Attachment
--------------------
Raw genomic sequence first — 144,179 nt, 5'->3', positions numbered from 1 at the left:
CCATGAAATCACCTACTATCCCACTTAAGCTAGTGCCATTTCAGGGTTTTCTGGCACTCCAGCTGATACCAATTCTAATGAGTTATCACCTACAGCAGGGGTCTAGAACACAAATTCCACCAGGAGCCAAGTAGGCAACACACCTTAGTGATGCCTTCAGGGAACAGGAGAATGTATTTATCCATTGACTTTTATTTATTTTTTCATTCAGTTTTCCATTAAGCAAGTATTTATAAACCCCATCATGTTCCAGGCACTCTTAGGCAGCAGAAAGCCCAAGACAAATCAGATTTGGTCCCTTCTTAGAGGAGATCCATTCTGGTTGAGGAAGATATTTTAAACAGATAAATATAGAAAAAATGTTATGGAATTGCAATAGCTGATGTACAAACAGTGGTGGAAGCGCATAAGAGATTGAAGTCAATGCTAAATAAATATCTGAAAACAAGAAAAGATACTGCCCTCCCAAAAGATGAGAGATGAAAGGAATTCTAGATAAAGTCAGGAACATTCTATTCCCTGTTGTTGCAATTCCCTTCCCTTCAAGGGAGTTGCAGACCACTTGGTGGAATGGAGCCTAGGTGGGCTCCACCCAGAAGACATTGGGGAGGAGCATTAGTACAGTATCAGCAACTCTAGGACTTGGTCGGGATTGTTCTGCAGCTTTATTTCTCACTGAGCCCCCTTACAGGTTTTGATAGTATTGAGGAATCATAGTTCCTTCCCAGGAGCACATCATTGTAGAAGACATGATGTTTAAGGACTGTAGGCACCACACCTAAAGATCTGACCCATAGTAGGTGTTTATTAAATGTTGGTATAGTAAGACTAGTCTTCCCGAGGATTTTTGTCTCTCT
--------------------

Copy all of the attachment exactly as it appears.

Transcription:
Raw genomic sequence first — 144,179 nt, 5'->3', positions numbered from 1 at the left:
CCATGAAATCACCTACTATCCCACTTAAGCTAGTGCCATTTCAGGGTTTTCTGGCACTCCAGCTGATACCAATTCTAATGAGTTATCACCTACAGCAGGGGTCTAGAACACAAATTCCACCAGGAGCCAAGTAGGCAACACACCTTAGTGATGCCTTCAGGGAACAGGAGAATGTATTTATCCATTGACTTTTATTTATTTTTTCATTCAGTTTTCCATTAAGCAAGTATTTATAAACCCCATCATGTTCCAGGCACTCTTAGGCAGCAGAAAGCCCAAGACAAATCAGATTTGGTCCCTTCTTAGAGGAGATCCATTCTGGTTGAGGAAGATATTTTAAACAGATAAATATAGAAAAAATGTTATGGAATTGCAATAGCTGATGTACAAACAGTGGTGGAAGCGCATAAGAGATTGAAGTCAATGCTAAATAAATATCTGAAAACAAGAAAAGATACTGCCCTCCCAAAAGATGAGAGATGAAAGGAATTCTAGATAAAGTCAGGAACATTCTATTCCCTGTTGTTGCAATTCCCTTCCCTTCAAGGGAGTTGCAGACCACTTGGTGGAATGGAGCCTAGGTGGGCTCCACCCAGAAGACATTGGGGAGGAGCATTAGTACAGTATCAGCAACTCTAGGACTTGGTCGGGATTGTTCTGCAGCTTTATTTCTCACTGAGCCCCCTTACAGGTTTTGATAGTATTGAGGAATCATAGTTCCTTCCCAGGAGCACATCATTGTAGAAGACATGATGTTTAAGGACTGTAGGCACCACACCTAAAGATCTGACCCATAGTAGGTGTTTATTAAATGTTGGTATAGTAAGACTAGTCTTCCCGAGGATTTTTGTCTCTCT